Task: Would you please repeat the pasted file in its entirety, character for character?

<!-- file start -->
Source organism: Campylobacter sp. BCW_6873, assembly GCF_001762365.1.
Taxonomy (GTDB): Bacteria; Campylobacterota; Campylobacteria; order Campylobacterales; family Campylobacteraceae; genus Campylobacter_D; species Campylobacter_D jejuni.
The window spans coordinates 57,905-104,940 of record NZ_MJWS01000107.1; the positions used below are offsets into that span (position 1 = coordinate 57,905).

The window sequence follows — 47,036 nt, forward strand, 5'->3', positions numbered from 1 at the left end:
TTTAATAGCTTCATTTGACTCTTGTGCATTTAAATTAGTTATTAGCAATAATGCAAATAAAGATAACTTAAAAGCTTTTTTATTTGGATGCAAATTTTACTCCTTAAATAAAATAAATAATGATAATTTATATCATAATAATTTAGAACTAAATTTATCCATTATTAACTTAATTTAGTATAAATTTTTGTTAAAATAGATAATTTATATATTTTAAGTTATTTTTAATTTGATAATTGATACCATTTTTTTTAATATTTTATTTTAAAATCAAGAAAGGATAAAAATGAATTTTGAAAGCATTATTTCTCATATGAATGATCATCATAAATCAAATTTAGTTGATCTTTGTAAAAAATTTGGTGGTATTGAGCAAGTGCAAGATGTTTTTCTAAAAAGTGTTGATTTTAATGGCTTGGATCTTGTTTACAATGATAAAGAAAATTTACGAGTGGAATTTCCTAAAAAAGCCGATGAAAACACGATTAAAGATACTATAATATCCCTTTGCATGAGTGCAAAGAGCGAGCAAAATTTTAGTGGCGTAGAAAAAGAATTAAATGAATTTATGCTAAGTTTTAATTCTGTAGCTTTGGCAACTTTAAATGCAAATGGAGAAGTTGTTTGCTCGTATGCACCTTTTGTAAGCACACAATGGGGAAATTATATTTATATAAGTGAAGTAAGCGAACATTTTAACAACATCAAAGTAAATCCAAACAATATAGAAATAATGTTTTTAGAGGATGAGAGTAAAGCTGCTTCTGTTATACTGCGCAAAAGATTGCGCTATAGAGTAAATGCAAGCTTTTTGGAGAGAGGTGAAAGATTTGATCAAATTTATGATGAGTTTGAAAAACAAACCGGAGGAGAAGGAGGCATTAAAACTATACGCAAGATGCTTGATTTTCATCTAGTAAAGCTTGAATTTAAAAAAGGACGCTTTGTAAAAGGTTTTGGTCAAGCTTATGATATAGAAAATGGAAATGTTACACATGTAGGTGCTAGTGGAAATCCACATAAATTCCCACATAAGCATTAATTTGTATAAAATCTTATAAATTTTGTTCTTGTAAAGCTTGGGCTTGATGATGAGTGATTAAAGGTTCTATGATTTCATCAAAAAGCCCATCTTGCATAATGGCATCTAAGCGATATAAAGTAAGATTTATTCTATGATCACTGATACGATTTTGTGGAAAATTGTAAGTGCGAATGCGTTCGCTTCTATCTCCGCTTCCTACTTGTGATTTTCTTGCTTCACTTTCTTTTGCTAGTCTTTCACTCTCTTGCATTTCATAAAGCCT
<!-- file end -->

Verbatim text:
Source organism: Campylobacter sp. BCW_6873, assembly GCF_001762365.1.
Taxonomy (GTDB): Bacteria; Campylobacterota; Campylobacteria; order Campylobacterales; family Campylobacteraceae; genus Campylobacter_D; species Campylobacter_D jejuni.
The window spans coordinates 57,905-104,940 of record NZ_MJWS01000107.1; the positions used below are offsets into that span (position 1 = coordinate 57,905).

The window sequence follows — 47,036 nt, forward strand, 5'->3', positions numbered from 1 at the left end:
TTTAATAGCTTCATTTGACTCTTGTGCATTTAAATTAGTTATTAGCAATAATGCAAATAAAGATAACTTAAAAGCTTTTTTATTTGGATGCAAATTTTACTCCTTAAATAAAATAAATAATGATAATTTATATCATAATAATTTAGAACTAAATTTATCCATTATTAACTTAATTTAGTATAAATTTTTGTTAAAATAGATAATTTATATATTTTAAGTTATTTTTAATTTGATAATTGATACCATTTTTTTTAATATTTTATTTTAAAATCAAGAAAGGATAAAAATGAATTTTGAAAGCATTATTTCTCATATGAATGATCATCATAAATCAAATTTAGTTGATCTTTGTAAAAAATTTGGTGGTATTGAGCAAGTGCAAGATGTTTTTCTAAAAAGTGTTGATTTTAATGGCTTGGATCTTGTTTACAATGATAAAGAAAATTTACGAGTGGAATTTCCTAAAAAAGCCGATGAAAACACGATTAAAGATACTATAATATCCCTTTGCATGAGTGCAAAGAGCGAGCAAAATTTTAGTGGCGTAGAAAAAGAATTAAATGAATTTATGCTAAGTTTTAATTCTGTAGCTTTGGCAACTTTAAATGCAAATGGAGAAGTTGTTTGCTCGTATGCACCTTTTGTAAGCACACAATGGGGAAATTATATTTATATAAGTGAAGTAAGCGAACATTTTAACAACATCAAAGTAAATCCAAACAATATAGAAATAATGTTTTTAGAGGATGAGAGTAAAGCTGCTTCTGTTATACTGCGCAAAAGATTGCGCTATAGAGTAAATGCAAGCTTTTTGGAGAGAGGTGAAAGATTTGATCAAATTTATGATGAGTTTGAAAAACAAACCGGAGGAGAAGGAGGCATTAAAACTATACGCAAGATGCTTGATTTTCATCTAGTAAAGCTTGAATTTAAAAAAGGACGCTTTGTAAAAGGTTTTGGTCAAGCTTATGATATAGAAAATGGAAATGTTACACATGTAGGTGCTAGTGGAAATCCACATAAATTCCCACATAAGCATTAATTTGTATAAAATCTTATAAATTTTGTTCTTGTAAAGCTTGGGCTTGATGATGAGTGATTAAAGGTTCTATGATTTCATCAAAAAGCCCATCTTGCATAATGGCATCTAAGCGATATAAAGTAAGATTTATTCTATGATCACTGATACGATTTTGTGGAAAATTGTAAGTGCGAATGCGTTCGCTTCTATCTCCGCTTCCTACTTGTGATTTTCTTGCTTCACTTTCTTTTGCTAGTCTTTCACTCTCTTGCATTTCATAAAGCCT